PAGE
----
Super Bowl Sunday, January 31, 2010, 2330 Hrs.
I’m done now and know it.
San Francisco Police Officer Phillip Matthew McManus slumped hard in his seat in the fifth-floor Hall of Justice conference room. He stared across the large rectangular table at Homicide Inspector Arthur Lahey and four members of the department’s Command Staff led by Deputy Chief Michael Turner.
No one cracked a smile when the Deputy Chief — in a tone so grave it sounded like he was kidding — said, “Officer McManus, in accordance with department procedures and pending a further hearing, you will be placed on sixty days of unpaid administrative leave. I’m directing Dr. Rector, the department’s psychologist sitting there at the end of the table, to conduct an evaluation when we’re finished here.”
Turner’s eyes bored into McManus. “Any questions, Officer?”
McManus shook his head.
“I need to get your star.” Turner reached his hand towards McManus, who sat up and unfastened star #1125 from his uniform shirt, then placed it on the table.
The department will tighten ranks and move on. They always do. McManus watched Turner pick up his star and, without further comment, leave the room.
Throats cleared. McManus’s career flashed before his eyes. Was pretty exciting being a part of San Francisco history: Zodiac, the Zebra killers and the SLA, Golden Dragon Massacre, White Night Riot, Loma Prieta … am I history now?
The 59-year old McManus glanced across the table at his immediate supervisor Sergeant Jack Grogan, 30 years his junior. The brown-nosing 29-year-old Grogan flashed a Cheshire-cat smirk at McManus as he followed the Deputy Chief out the door.
You little cocksucker, you haven’t seen the last of me. I guarantee that. McManus slumped back in his chair and blew out a deep breath as the last three officers departed, leaving him alone with Dr. Howard Rector.
Shit, to save my career now I gotta go one-on-one with the shrink. Do I even want to save it? Maybe if I’m lucky I’ll have a heart attack. McManus stared at the doctor like a child seeking love from a dispassionate parent. When he saw Rector looking back at him like he was a piece of shit, McManus placed his palms on the table to steady his equilibrium … I had my chance to avoid all this out at the Labyrinth Cliff.
“Phil?” Rector took off his glasses.
McManus watched with curiosity as Rector’s expression transformed into a look of professional empathy. Maybe I could just reason and plead with him. I got the best argument a desperate cop could have. The job is all I got.
“You were a good police officer, Phil,” Rector began. “Nobody can ever take that away from you.”
McManus looked down at the mahogany table, fighting to maintain his composure before he lifted his chin and met Rector’s gaze. “But, I wanted to go out with more dignity than this.” He wiped a tear from his eyes. Man he’s studying me like a map.
“It’s a tough deal you’ve been going through, Phil.” Rector said, cracking open a bottle of water and handing it to McManus.
No shit, Doc. He took a mouthful to moisten his mouth, then chugged the rest.
“Part of being a cop is being resilient and thick-skinned,” Rector said. “But everything we deal with out on those streets can stack up without us recognizing it.”
The roaring in McManus’s ears returned, just like he had experienced at Lands End. “What am I supposed to do tomorrow morning when I wake up?” Rector’s mouth tightening. I guess he didn’t like the question.
“Phil, I’m your friend. We’re all trying to help you, so, you need to talk about this.”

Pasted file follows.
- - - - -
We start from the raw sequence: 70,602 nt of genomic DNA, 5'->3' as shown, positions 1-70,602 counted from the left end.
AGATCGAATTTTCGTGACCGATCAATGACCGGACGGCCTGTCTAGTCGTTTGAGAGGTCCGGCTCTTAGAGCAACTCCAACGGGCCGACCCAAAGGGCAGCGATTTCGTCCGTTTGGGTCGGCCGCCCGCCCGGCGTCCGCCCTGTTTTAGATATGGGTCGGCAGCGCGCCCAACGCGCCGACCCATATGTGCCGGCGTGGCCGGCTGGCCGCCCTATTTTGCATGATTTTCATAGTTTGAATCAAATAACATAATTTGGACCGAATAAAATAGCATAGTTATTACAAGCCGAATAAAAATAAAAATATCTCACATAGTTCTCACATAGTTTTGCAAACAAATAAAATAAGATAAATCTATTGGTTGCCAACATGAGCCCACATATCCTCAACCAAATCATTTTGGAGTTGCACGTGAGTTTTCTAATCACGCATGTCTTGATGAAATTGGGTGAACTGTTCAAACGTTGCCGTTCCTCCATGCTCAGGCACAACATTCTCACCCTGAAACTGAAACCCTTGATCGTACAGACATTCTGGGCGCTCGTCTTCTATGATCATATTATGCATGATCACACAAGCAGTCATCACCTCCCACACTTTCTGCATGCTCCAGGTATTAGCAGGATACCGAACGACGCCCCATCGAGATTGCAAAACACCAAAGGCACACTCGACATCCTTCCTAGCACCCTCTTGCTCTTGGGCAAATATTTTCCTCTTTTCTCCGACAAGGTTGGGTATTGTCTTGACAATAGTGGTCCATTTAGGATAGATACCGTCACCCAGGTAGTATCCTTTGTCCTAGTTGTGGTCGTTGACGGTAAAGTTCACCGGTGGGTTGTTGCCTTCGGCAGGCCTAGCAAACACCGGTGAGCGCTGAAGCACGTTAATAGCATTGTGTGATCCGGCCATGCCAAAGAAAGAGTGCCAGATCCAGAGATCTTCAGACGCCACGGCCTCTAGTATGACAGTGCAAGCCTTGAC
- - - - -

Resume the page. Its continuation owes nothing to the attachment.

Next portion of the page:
McManus chuckled and shook his head. You’re not my friend. None of you are my friends. Right now, it’s your job not to let the department keep a liability around. He took another sip from his bottle of water. “Everybody’s got their shit.” He wiped his mouth with his shirtsleeve. “You deal with it and move on. That’s what you do when you’re a cop … not a pussy. You don’t bring anything up unless you really want to have a problem.”
Rector shifted in his seat and looked at his notes.
“I can handle this shit, Doc,” McManus continued. “I don’t have a problem. I’ll be fine after a good night’s sleep.”
Rector jotted something down in his notes. “You happy, Phil?”
McManus smirked. “I’ve never given that much thought. NO, WAIT. Oh, yeah, I’m real happy. I can see how much I’m valued around here after 37 years in the business.”
“What are the things you want to live for?”
“Well, I don’t want to lose my job, for one.”
Rector made another note and looked up. “Then I’m confused by your behavior lately, Phil.”
McManus looked away and avoided making eye contact until Rector asked, “Phil, I see from your personnel jacket you have no next of kin. Never married, no kids, no siblings, parents deceased.”
McManus interrupted Rector. “Just tell me what I have to do to keep my fuckin’ job.”
Rector cleared his throat and spoke in a more official tone of his voice. “You made the SFPD your only family, Phil. So be advised…”
“So be advised.” Fuckin’ guy sounds like he’s talking on a department radio frequency. And he says he’s my Friend … yeah, right.
“You’re not just leaving a job—you’re leaving your family. You’re leaving your support network and all the things that make a family: love, conflicts, and shared experiences.”
McManus shifted in his seat and looked at his hands.
“Phil, if you haven’t noticed, this place is changing. It’s getting to be like the NFL. At 32, around here, now, you’re past your prime and it all starts passing you by. America values youth. This isn’t 1966 anymore. The Baby Boom Generation isn’t on the cover of Time magazine. The problem is, a lot of guys our age see holding onto this job as holding onto their youth.”
McManus felt his stomach drop and his anger rise. Fuck you, you self-righteous asshole.
“Here’s what’s going down, Phil,” Rector said, smiling now. “You can look at this as if your life is just starting. You’ve earned a 90-percent pension.”
I don’t have to listen to any more of this bullshit.